Digital Economy Bill may become law before election

A quick one: the Guardian reports that “senior media industry figures believe” that the Digital Economy Bill will become law before the forthcoming general election (expected in April/May 2010).
Interesting to speculate who these unnamed sources are, or why they think the Bill will be pushed through soonish.  To us, at the moment, there seems to be a healthy amount of opposition to the Bill in the House of Lords, and it hasn’t even got to the House of Commons yet – all of which suggests it may take longer than expected for the Bill to get through.  Still, the point is that the Bill genuinely could become law in the next few months.  Our thoughts on the Digital Economy Bill and its implications for games are here.  Since we wrote that post, matters have moved on somewhat, since the controversial clause 17 has been voted down.  This has led to fresh controversy however over whether its replacement is even worse!
We’ll report more on the Bill and games as and when there is a further, more ‘final’ version of the Bill (and once it becomes clearer if the Bill is actually like to become law before the next election).

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[image author: Andrew Dunn, obtained via Wikipedia]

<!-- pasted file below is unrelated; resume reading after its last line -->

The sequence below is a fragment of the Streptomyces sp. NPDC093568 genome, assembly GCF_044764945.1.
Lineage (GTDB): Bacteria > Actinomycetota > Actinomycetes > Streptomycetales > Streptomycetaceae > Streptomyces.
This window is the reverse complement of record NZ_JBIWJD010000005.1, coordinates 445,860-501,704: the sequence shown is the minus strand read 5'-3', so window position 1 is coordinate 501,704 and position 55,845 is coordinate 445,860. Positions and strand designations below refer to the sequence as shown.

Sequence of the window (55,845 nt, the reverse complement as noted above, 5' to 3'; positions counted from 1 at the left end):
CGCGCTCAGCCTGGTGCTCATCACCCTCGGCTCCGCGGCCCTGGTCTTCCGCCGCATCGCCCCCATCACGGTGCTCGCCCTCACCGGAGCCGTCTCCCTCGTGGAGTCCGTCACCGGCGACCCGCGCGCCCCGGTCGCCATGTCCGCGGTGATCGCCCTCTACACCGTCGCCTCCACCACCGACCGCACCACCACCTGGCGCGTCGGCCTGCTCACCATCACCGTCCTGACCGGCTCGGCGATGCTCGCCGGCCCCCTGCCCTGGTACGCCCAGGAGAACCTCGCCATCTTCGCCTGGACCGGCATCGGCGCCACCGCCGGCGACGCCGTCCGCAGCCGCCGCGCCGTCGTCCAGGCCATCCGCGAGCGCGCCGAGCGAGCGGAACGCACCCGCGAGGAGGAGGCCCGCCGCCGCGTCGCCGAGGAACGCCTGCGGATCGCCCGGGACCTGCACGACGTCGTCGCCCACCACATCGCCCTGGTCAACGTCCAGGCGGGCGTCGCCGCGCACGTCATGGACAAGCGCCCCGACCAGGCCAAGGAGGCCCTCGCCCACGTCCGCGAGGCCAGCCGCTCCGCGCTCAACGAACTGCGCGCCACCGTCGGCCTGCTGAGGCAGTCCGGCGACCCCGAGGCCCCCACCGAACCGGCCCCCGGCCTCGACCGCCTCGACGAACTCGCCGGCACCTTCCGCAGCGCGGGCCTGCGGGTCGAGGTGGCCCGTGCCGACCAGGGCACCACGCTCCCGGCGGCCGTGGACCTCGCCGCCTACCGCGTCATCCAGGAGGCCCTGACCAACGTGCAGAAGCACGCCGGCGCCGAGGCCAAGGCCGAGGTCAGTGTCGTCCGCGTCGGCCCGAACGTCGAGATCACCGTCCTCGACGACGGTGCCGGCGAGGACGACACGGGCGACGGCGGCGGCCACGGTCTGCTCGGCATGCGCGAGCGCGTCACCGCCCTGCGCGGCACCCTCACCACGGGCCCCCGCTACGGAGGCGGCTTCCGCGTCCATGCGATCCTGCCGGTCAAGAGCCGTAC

2 thoughts on “Digital Economy Bill may become law before election”

  1. To me, "senior media figures believe" could easily be the equivalent as say, ELSPA expressing the wish that this gets through or along the same lines as comments Keith Ramsdale made recently to the government telling them to "hurry up and make PEGI law".

    That entities with vested interests in the legislation are making comments and putting pressure on the Government to get it through doesn't really make it more or less likely that it actually will. I found it to be a bit of a lazy piece personally.

  2. Hope you mean the lazy piece was Guardian's, not mine! If so, I agree with you – clearly there is a lot of pressure to make DEB law, but there is increasing pressure the other way as well so, as I said in the post, it may take longer than expected for the Bill to get through (if it does at all).

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